Insights into biological functions across species: examining the role of Rab proteins in YIP1 family function.
ABSTRACT The YIP1 family comprises an evolutionarily conserved group of membrane proteins, which share the ability to bind di-prenylated Rab proteins. The biochemical capability of YIP1 family proteins suggests a possible role in the cycle of physical localization of Rab proteins between their cognate membranes and the cytosol. YIP1 is essential for viability in yeast and a deletion of YIP1 can be rescued with the human homologue YIP1A. We have made use of this evolutionary conservation of function to generate a series of mutant alleles of YIP1 to investigate the biological role of Yip1p. Our findings indicate evidence for the participation of Yip1p in both Rab and COPII protein function; at present, we are not able to distinguish between the models that these roles represent, i.e. independent or dependent activities of Yip1p.
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ABSTRACT: During neuron development, the biosynthetic needs of the axon initially outweigh those of dendrites. However, although a localized role for the early secretory pathway in dendrite development has been observed, such a role in axon growth remains undefined. We therefore studied the localization of Sar1, a small GTPase that controls ER export, during early stages of neuronal development that are characterized by selective and robust axon growth. At these early stages, Sar1 was selectively targeted to the axon where it gradually concentrated within varicosities in which additional proteins that function in the early secretory pathway were detected. Sar1 targeting to the axon followed axon specification and was dependent on localized actin instability. Changes in Sar1 expression levels at these early development stages modulated axon growth. Specifically, reduced expression of Sar1, which was initially only detectable in the axon, correlated with reduced axon growth, where as overexpression of Sar1 supported the growth of longer axons. In support of the former finding, expression of dominant negative Sar1 inhibited axon growth. Thus, as observed in lower organisms, mammalian cells use temporal and spatial regulation of endoplasmic reticulum exit site (ERES) to address developmental biosynthetic demands. Furthermore, axons, such as dendrites, rely on ERES targeting and assembly for growth.Traffic 08/2009; 10(11):1669-84. DOI:10.1111/j.1600-0854.2009.00974.x · 4.71 Impact Factor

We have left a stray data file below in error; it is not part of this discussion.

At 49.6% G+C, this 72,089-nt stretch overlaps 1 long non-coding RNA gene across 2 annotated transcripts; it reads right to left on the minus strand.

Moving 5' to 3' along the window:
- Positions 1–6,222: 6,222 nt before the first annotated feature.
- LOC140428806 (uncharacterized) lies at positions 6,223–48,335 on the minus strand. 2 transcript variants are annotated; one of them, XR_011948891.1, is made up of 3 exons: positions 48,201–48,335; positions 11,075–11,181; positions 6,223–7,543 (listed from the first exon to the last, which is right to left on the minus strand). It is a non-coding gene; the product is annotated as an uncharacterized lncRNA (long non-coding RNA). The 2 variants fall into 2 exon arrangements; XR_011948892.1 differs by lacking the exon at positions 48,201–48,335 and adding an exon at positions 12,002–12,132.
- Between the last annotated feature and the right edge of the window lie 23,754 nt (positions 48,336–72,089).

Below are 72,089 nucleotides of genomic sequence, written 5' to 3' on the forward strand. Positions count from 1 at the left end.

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ABSTRACT: Yip1A, a mammalian homologue of yeast Yip1p, is a multi-spanning membrane protein that is considered to be involved in transport between the endoplasmic reticulum (ER) and the Golgi. However, the precise role of Yip1A in mammalian cells remains unclear. We show here that endogenous Yip1A is localized to the ER-Golgi intermediate compartment (ERGIC). Knockdown of Yip1A by RNAi did not induce morphological changes in the Golgi, ER, or ERGIC. By analyzing a number of intracellular transport pathways, we found that Yip1A knockdown delayed the transport of Shiga toxin from the Golgi to the ER, but did not affect the anterograde transport of VSVGts045. We also found that a recombinant protein that corresponded to the N-terminal domain of Yip1A inhibited the COPI-independent retrograde transport of GFP-tagged galactosyltransferase, GT-GFP, but not the COPI-dependent retrograde transport of p58/ERGIC53. Furthermore, we found that Yip1A knockdown resulted in the dissociation of Rab6 from the membranes. These results suggested that Yip1A has a role in COPI-independent retrograde transport from the Golgi to the ER and regulates the membrane recruitment of Rab6.Journal of Cell Science 08/2009; 122(Pt 13):2218-27. DOI:10.1242/jcs.043414 · 5.33 Impact Factor
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ABSTRACT: We applied fluorescence microscopy-based quantitative assays to living cells to identify regulators of endoplasmic reticulum (ER)-to-Golgi trafficking and/or Golgi complex maintenance. We first validated an automated procedure to identify factors which influence Golgi-to-ER relocalization of GalT-CFP (β1,4-galactosyltransferase I-cyan fluorescent protein) after brefeldin A (BFA) addition and/or wash-out. We then tested 14 proteins that localize to the ER and/or Golgi complex when overexpressed for a role in ER-to-Golgi trafficking. Nine of them interfered with the rate of BFA-induced redistribution of GalT-CFP from the Golgi complex to the ER, six of them interfered with GalT-CFP redistribution from the ER to a juxtanuclear region (i.e. the Golgi complex) after BFA wash-out and six of them were positive effectors in both assays. Notably, our live-cell approach captures regulator function in ER-to-Golgi trafficking, which was missed in previous fixed cell assays, as well as assigns putative roles for other less characterized proteins. Moreover, we show that our assays can be extended to RNAi and chemical screens.Traffic 12/2011; 13(3):416-32. DOI:10.1111/j.1600-0854.2011.01318.x · 4.71 Impact Factor